Original Research

'I am who I am': Deconstructing orphaned boys' references to God: An application of the post-foundational notion of practical theology

Juanita Meyer
Verbum et Ecclesia | Vol 37, No 1 | a1494 | DOI: https://doi.org/10.4102/ve.v37i1.1494 | © 2016 Juanita Meyer | This work is licensed under CC Attribution 4.0
Submitted: 06 July 2015 | Published: 23 May 2016

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Juanita Meyer, Research Institute for Theology and Religion, University of South Africa, South Africa

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This article investigates and reflects on the religious and spiritual aspects inherent in the narratives of adolescent male orphans, affected by HIV and AIDS, poverty and fatherlessness, and more specifically on aspects which tell us about how these boys understand and experience the presence of God within their specific situations. In coming to such an understanding, this article focuses specifically on the various names attributed to God by the coresearchers and investigates the prominence through social construction behind these names and how it influences the coresearchers’ experience of God amidst their unique circumstances. With the use of the perspectives of a post-foundational notion of practical theology and narrative therapy and research, these names and their accompanied significance are deconstructed. The aim of the deconstruction process is to unveil dominant discourses that both inform the use of specific references to God and assist the coresearchers in finding meaning in the use of these names. The larger study employed research methods from the qualitative and case study research design, and included interdisciplinary work based on the post-foundational notion of transversality. Disciplines included in the dialogue were pastoral therapy, critical psychology and social work. This article’s reflections can be useful in all the above-mentioned disciplines and gives insight into understanding the significance behind the phenomenon of naming a deity in one’s personal and public language, and the influence such spiritual affirmations have in the psychosocial sphere of the holistic persona.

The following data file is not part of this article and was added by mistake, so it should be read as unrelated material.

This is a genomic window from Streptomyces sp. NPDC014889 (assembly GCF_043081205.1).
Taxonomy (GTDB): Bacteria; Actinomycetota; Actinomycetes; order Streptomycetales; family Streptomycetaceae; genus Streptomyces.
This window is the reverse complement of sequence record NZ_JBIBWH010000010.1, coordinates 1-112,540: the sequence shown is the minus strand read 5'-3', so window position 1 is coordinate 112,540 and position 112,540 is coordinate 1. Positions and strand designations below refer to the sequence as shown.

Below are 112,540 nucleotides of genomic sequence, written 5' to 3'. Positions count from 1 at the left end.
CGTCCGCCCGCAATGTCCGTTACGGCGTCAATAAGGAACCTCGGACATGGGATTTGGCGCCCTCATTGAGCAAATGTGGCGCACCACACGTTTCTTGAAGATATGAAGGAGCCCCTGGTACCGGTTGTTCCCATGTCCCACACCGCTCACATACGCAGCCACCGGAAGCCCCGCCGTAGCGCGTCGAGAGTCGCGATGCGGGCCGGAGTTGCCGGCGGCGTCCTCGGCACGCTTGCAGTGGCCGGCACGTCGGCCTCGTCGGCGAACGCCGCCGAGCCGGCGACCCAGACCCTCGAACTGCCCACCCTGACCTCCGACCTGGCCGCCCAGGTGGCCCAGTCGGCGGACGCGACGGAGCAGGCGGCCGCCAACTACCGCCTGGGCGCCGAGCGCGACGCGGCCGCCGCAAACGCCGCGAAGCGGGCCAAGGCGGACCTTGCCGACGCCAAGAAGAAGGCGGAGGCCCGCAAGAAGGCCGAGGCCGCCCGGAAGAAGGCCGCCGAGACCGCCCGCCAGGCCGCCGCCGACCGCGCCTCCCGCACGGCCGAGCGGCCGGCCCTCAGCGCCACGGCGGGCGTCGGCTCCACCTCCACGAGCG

Intradisciplinary and/or interdisciplinary implications: The larger study (from which this article originates) is an interdisciplinary study, as to conform to the principles of a postfoundational notion of practical theology and as such supports the assumptions underlying this theoretical framework.

Keywords: Names for God; Postfoundationalism; Practical Theology; Co-Researchers; HIV and Aids; Poverty; Father Absence


Names for God; Postfoundationalism; Practical Theology; Co-Researchers; HIV and Aids; Poverty; Father Absence


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